An article by Jennifer Ross, Diocesan Projects Officer
Despite the early hour, in the Chapter House, tea urns are being turned on, badges are being sorted and volunteers are arriving. They’ve got their Ambassador t-shirts on and are ready to welcome visitors to The Gathering, the Diocese of Canterbury’s two-day festival of faith which took place in the Cathedral on Friday 31st May and Saturday 1st June.
Over the course of the two-days, over 700 people were enthralled by talks given by the acclaimed broadcaster Lord Melvyn Bragg, ‘miracle’ footballer, Fabrice Muamba, and David Lammy MP, as well as a whole host of other fascinating national and local speakers.
In his keynote address, David Lammy, Labour MP for Tottenham, a practicing Christian and ex-government minister, told Christians it was ‘time to turn up the volume’ and talk about the need to transform society.
William Tyndale was the focus of Melvyn Bragg’s talk on the Saturday, calling him the ‘greatest Englishman’ who has ever existed for his work in translating the Bible into accessible English in the sixteenth century.
Many were particularly impressed by ex-Bolton Wanderers footballer, Fabrice Muamba, whose heart stopped beating for 78 minutes following an on-pitch cardiac arrest in March 2012, and who spoke movingly about the impact faith and prayer had on his miraculous recovery.
Prayer was the biggest medicine, the biggest factor in my recovery. The incident showed that God can work miracles.
Thankfully, the Gathering branded umbrellas remained in their box, as the sun came out for the Dean’s walking tours of the cathedral. They were a complete sell-out, and his groups seemed to grow bigger each time despite an official limit of twenty people. Canon Chris Irvine’s beautifully presented talk, Art: Re-imagining the Word of God was also very well received, with much comment made about the quality of the images he used to illustrate it.
Amidst the talks and walks, there was also time for a lot of fun, and on the Saturday the Cathedral Nave was a hive of activity.
“I’ve never seen so much Lego” was one person’s reaction to the giant image of the Cathedral made out of Lego which was constructed on the Nave floor. UK Lego Master Duncan Titmarsh, aided by some enthusiastic cathedral virgers, was on hand to help piece the picture together, as well as check that all the 51, 400 individual pieces ended up in the right place on the board: “It’s certainly a first for me to actually be working inside a cathedral itself and I’ve been really looking forward to it.” Three hours, many sore fingers, and a couple of cans of spray glue later, and the nearly 2m by 2m image was complete.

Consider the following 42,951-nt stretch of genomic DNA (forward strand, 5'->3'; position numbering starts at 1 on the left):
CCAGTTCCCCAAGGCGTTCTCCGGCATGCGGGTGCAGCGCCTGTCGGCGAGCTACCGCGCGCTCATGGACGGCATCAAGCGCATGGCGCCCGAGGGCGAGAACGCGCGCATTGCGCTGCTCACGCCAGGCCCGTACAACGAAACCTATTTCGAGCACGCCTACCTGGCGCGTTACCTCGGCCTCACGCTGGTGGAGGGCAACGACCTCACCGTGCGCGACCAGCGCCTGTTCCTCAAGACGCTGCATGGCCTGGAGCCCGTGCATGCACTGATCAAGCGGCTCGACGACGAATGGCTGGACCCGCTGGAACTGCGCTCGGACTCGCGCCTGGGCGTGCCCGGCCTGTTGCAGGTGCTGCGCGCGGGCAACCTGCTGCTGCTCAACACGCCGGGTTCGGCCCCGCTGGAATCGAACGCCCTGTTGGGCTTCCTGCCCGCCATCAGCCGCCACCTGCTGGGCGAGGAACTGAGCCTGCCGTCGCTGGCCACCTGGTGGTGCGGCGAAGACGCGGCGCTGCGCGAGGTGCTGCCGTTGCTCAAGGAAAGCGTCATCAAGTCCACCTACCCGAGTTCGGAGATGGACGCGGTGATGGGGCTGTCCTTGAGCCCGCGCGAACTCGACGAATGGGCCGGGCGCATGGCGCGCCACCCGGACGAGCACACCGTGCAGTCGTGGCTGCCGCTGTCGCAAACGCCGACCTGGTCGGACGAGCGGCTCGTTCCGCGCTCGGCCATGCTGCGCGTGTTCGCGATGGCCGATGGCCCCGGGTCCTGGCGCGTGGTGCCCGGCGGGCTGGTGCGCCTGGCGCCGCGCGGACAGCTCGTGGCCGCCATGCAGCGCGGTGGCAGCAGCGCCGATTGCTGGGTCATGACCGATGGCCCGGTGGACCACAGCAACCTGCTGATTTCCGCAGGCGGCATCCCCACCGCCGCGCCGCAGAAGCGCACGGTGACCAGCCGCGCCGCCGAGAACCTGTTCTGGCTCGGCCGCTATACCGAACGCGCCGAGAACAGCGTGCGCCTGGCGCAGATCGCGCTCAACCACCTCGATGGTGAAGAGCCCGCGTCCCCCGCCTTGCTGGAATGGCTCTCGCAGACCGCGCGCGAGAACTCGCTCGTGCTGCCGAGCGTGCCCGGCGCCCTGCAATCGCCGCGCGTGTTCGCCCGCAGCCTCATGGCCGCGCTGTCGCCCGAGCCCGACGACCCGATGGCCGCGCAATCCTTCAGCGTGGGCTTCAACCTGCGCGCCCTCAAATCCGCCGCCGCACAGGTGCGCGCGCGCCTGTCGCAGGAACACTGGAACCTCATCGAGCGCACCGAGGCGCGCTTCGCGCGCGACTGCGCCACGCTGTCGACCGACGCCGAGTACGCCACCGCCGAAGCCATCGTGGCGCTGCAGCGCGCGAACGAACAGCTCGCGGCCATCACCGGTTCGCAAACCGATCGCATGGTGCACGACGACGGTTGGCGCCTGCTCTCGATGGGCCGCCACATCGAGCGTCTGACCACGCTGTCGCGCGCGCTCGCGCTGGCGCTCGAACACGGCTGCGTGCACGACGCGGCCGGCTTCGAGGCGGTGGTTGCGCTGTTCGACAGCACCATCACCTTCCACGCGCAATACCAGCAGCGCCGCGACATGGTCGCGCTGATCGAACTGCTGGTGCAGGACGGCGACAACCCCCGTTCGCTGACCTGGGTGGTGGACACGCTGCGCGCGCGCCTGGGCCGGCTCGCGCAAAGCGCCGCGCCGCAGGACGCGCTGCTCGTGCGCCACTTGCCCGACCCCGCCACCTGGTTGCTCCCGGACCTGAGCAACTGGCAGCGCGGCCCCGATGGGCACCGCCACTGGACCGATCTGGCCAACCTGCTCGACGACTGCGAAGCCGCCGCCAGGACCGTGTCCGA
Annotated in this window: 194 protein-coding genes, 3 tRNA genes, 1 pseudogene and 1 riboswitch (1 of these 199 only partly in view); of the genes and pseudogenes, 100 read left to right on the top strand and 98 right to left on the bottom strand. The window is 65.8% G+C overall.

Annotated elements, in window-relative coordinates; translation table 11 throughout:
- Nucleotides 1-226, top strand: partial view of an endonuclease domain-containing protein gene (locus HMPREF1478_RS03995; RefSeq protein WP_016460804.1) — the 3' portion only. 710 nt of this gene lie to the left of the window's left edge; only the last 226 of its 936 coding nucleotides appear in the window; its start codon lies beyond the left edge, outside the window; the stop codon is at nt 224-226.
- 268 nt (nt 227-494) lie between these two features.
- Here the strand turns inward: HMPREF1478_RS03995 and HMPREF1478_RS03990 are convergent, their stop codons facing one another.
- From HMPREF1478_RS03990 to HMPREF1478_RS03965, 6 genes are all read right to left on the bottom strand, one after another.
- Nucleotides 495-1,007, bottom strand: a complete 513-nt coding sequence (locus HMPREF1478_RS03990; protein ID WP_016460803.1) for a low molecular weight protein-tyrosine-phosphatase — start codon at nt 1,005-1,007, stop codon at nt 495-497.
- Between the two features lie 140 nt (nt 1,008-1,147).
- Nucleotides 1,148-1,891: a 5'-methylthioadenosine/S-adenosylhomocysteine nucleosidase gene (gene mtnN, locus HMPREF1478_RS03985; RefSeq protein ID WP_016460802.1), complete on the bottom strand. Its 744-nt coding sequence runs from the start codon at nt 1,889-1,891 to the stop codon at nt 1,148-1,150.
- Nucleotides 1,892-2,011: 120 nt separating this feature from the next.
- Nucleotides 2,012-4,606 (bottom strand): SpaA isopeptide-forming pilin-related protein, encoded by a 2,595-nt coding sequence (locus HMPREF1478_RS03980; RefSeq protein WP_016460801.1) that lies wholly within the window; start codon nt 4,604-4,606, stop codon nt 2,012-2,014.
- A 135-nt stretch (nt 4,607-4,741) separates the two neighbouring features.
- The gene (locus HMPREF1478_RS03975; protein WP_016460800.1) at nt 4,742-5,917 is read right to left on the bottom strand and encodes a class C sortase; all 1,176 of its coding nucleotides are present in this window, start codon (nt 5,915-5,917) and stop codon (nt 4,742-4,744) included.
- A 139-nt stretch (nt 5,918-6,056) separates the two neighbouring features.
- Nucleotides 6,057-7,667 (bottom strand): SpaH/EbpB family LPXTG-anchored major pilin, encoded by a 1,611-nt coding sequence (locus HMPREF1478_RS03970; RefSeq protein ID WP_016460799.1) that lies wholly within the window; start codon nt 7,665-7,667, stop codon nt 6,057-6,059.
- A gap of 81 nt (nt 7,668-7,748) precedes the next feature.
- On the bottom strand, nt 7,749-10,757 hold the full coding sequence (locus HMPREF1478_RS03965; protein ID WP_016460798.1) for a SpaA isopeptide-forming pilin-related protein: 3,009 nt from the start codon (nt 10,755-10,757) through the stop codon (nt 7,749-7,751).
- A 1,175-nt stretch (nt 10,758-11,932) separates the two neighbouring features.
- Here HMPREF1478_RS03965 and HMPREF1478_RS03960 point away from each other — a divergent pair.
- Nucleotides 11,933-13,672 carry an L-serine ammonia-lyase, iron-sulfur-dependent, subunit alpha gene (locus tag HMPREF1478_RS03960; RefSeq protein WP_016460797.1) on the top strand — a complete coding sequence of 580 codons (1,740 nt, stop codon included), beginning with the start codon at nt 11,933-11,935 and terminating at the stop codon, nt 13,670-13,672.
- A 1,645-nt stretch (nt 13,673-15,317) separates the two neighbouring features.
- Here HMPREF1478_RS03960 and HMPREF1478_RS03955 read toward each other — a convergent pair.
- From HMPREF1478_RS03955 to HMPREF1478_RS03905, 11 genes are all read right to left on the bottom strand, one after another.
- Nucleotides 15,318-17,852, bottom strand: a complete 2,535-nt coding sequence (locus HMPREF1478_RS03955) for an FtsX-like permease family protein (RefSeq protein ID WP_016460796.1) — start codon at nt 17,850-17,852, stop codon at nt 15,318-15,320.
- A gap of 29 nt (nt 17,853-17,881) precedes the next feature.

Other delights included a special music and entertainment show just for young people called M³, costumed tours of the cathedral, Godly story-telling and a fantastic display of model trains from local, but internationally acclaimed export, Hornby – they also brought along a Scalextric track for good measure and peoples’ competitive streaks were brought out with a fastest lap competition.
The weekend was ended perfectly with a stunning final closing worship to which all were called to by the sound of a lone drummer echoing through the Cathedral. Many of those who came to the event, including those involved as speakers were suitably impressed: “Every Diocese should have a Gathering!” suggested George Lings from the Church Army and the writer and author, Michele Guinness simply said: “What a fab event!”
The Gathering’s Director, Canon Caroline Pinchbeck was equally delighted: “It’s clear everyone has had a fantastic time. Our aim was to bring everyone together for an informal few days of spiritual, intellectual and personal refreshment and I think that’s been achieved. Well done to all involved and many thanks to the Cathedral staff too for hosting us so superbly.”
A gallery of pictures for The Gathering can be found here.
By Jennifer Ross, Diocesan Projects Officer.